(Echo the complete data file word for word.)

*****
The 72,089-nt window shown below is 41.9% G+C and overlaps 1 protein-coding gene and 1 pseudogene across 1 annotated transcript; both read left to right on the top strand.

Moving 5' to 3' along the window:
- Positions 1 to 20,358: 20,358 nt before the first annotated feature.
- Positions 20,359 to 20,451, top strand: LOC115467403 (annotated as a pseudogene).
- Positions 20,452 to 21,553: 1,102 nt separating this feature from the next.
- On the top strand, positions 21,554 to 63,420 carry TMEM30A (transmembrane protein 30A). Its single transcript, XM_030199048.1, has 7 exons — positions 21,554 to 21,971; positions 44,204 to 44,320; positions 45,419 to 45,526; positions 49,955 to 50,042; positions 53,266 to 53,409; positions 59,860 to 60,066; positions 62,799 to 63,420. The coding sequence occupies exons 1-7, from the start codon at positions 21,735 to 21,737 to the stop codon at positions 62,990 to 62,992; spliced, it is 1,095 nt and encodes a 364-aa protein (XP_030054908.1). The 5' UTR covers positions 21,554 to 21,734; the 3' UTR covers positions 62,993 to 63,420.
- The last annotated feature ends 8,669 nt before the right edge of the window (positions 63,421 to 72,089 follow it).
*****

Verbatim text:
The 72,089-nt window shown below is 41.9% G+C and overlaps 1 protein-coding gene and 1 pseudogene across 1 annotated transcript; both read left to right on the top strand.

Moving 5' to 3' along the window:
- Positions 1 to 20,358: 20,358 nt before the first annotated feature.
- Positions 20,359 to 20,451, top strand: LOC115467403 (annotated as a pseudogene).
- Positions 20,452 to 21,553: 1,102 nt separating this feature from the next.
- On the top strand, positions 21,554 to 63,420 carry TMEM30A (transmembrane protein 30A). Its single transcript, XM_030199048.1, has 7 exons — positions 21,554 to 21,971; positions 44,204 to 44,320; positions 45,419 to 45,526; positions 49,955 to 50,042; positions 53,266 to 53,409; positions 59,860 to 60,066; positions 62,799 to 63,420. The coding sequence occupies exons 1-7, from the start codon at positions 21,735 to 21,737 to the stop codon at positions 62,990 to 62,992; spliced, it is 1,095 nt and encodes a 364-aa protein (XP_030054908.1). The 5' UTR covers positions 21,554 to 21,734; the 3' UTR covers positions 62,993 to 63,420.
- The last annotated feature ends 8,669 nt before the right edge of the window (positions 63,421 to 72,089 follow it).